Natusch's primary claim is that both Judge Nibert and Judge Janes deprived him of his rights within the meaning of 42 U.S.C. § 1983 when they “subject[ed] [him] to . . . unlawful ‘orders'” without due process (Dkt. No. 1 at 25). He alleges that he has been a resident of North Carolina during all relevant times, and that, under 28 U.S.C. § 1738B, [2] North Carolina retains continuing jurisdiction over all relevant child support matters, to the exclusion of West Virginia. Id. at 29. As a result, Natusch claims that the defendants acted unconstitutionally and unlawfully “in the absence of jurisdiction.” Id. at 32.

         Natusch's complaint seeks a variety of declaratory and injunctive relief in connection with his § 1983 claim. First, he seeks a declaration that no West Virginia state court “has, or has ever had, jurisdiction in matters of child support.” Id. at 38. Second, he seeks a declaration that Judge Nibert and Judge Janes deprived him of his rights, privileges, and immunities under the Constitution and 28 U.S.C. §§ 1738 and 1738B. Finally, he seeks an injunction against “similar unlawful acts and other potential acts of discrimination and retaliation.” Id. at 38-39.

         In his second, third, and fourth claims, Natusch requests that the Court refer this matter to federal law enforcement due to violations of 18 U.S.C. §§ 4 and 2382, award him fees and costs pursuant to 42 U.S.C. § 1988, and declare that he has preserved his right to bring further claims against the defendants. Id. at 39.

         Both Judge Nibert and Judge Janes moved to dismiss the complaint on May 26, 2016 (Dkt. No. 18). As a threshold matter, they argue that the Rooker-Feldman doctrine[3] precludes the Court from exercising jurisdiction over this case (Dkt. No. 19 at 10). Additionally, they argue that sovereign immunity and judicial immunity bar the recovery of damages, id. at 11-17, and that Younger abstention and the limitations of § 1983 foreclose the equitable and injunctive relief Natusch seeks. Id. at 17-22. Finally, they argue that Natusch has no private right of action under 18 U.S.C. §§ 4 and 2382. Id. at 22-23.

         Following full briefing (Dkt. Nos. 27; 29), Magistrate Judge Seibert filed an R&R recommending that the Court grant the defendants' motion (Dkt. No. 31). Natusch filed timely objections (Dkt. No. 33), making the matter ripe for review by this Court (Dkt. No. 34).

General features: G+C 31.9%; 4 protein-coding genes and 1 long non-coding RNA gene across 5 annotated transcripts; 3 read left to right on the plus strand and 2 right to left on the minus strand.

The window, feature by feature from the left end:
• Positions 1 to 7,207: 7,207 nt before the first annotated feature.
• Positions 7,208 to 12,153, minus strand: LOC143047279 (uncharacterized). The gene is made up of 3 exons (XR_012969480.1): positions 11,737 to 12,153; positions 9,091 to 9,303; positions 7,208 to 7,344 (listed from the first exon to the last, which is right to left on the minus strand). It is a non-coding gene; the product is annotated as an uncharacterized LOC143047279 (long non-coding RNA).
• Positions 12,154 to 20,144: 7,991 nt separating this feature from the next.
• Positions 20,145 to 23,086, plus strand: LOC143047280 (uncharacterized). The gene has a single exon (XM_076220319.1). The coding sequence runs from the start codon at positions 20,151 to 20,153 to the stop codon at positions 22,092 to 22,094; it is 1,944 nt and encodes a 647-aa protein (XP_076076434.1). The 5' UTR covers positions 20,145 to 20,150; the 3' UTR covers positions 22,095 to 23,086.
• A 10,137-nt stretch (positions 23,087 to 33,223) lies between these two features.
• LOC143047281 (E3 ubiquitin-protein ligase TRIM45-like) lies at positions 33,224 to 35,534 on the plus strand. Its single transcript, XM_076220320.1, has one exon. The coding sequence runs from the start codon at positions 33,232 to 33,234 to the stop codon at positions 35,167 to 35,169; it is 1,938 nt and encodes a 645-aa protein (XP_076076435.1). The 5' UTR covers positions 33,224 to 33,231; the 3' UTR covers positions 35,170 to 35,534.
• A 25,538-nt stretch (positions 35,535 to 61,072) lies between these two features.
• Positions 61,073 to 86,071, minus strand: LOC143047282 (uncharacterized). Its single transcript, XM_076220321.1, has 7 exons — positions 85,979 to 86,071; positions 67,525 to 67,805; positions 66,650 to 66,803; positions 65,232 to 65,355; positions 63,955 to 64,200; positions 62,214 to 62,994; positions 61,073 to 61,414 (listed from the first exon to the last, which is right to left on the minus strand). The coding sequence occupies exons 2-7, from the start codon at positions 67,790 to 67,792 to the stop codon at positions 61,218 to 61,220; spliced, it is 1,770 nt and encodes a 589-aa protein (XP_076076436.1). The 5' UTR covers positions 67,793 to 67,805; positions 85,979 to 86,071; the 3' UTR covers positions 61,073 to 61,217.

II. STANDARD OF REVIEW

         A. Motion to Dismiss

         Fed. R. Civ. P. 12(b)(1) and 12(b)(6) allow a defendant to move for dismissal on the ground that the Court lacks subject matter jurisdiction or that the complaint does not “state a claim upon which relief can be granted.” When reviewing the sufficiency of a complaint, a district court “must accept as true all of the factual allegations contained in the complaint.” Anderson v. Sara Lee Corp., 508 F.3d 181, 188 (4th Cir. 2007) (quoting Erickson v. Pardus, 551 U.S. 89, 94 (2007)). “While a complaint . . . does not need detailed factual allegations, a plaintiff's obligation to provide the ‘grounds' of his ‘entitle[ment] to relief' requires more than labels and conclusions, and a formulaic recitation of the elements of a cause of action will not do.” Bell Atl. Corp. v. Twombly, 550 U.S. 544, 555 (2007) (internal citation omitted).

         A court is “not bound to accept as true a legal conclusion couched as a factual allegation.” Papasan v. Allain, 478 U.S. 265, 286 (1986). In order to be sufficient, “a complaint must contain ‘enough facts to state a claim to relief that is plausible on its face.'” Anderson, 508 F.3d at 188 n.7 (quoting Twombly, 550 U.S. at 547). “A claim has facial plausibility when the plaintiff pleads factual content that allows the court to draw the reasonable inference that the defendant is liable for the misconduct alleged.” Ashcroft v. Iqbal, 556 U.S. 662, 678 (2009). A motion to dismiss “does not resolve contests surrounding the facts, the merits of a claim, or the applicability of defenses.” Republican Party of N.C. v. Martin, 980 F.2d 943, 952 (4th Cir. 1992).

         In deciding on the motion, the Court need not confine its inquiry to the complaint; it may also consider “documents incorporated into the complaint by reference, and matters of which a court may take judicial notice.” Tellabs, Inc. v. Makor Issues & Rights, Ltd., 551 U.S. 308, 322 (2007). “A copy of a written instrument that is an exhibit to a pleading is a part of the pleading for all purposes.” Fed.R.Civ.P. 10(c). The Court may also consider documents “attached to the motion to dismiss, so long as they are integral to the complaint and authentic.” Philips v. Pitt Cty. Mem'l Hosp., 572 F.3d 176, 180 (4th Cir. 2009).

         B. Magistrate Judge's R&R

         When reviewing a magistrate judge's R&R, the Court must review de novo only the portion to which an objection is timely made. 28 U.S.C. § 636(b)(1)(C). On the other hand, the Court may adopt, without explanation, any of the magistrate judge's recommendations to which the parties do not object. See Camby v. Davis, 718 F.2d 198, 199-200 (4th Cir. 1983). Courts will uphold those portions of an R&R to which no objection has been made unless they are “clearly erroneous.” See Diamond v. Colonial Life & Accident Ins. Co., 416 F.3d 310, 315 (4th Cir. 2005).

         III. DISCUSSION

         After careful review, it is clear that the Rooker-Feldman doctrine and the Eleventh Amendment divest this Court of subject matter jurisdiction over Natusch's claims. Moreover, Natusch has not established that he otherwise would be entitled to damages, declaratory relief, or injunctive relief.

         A. Subject Matter Jurisdiction

         1. The Rooker-F ...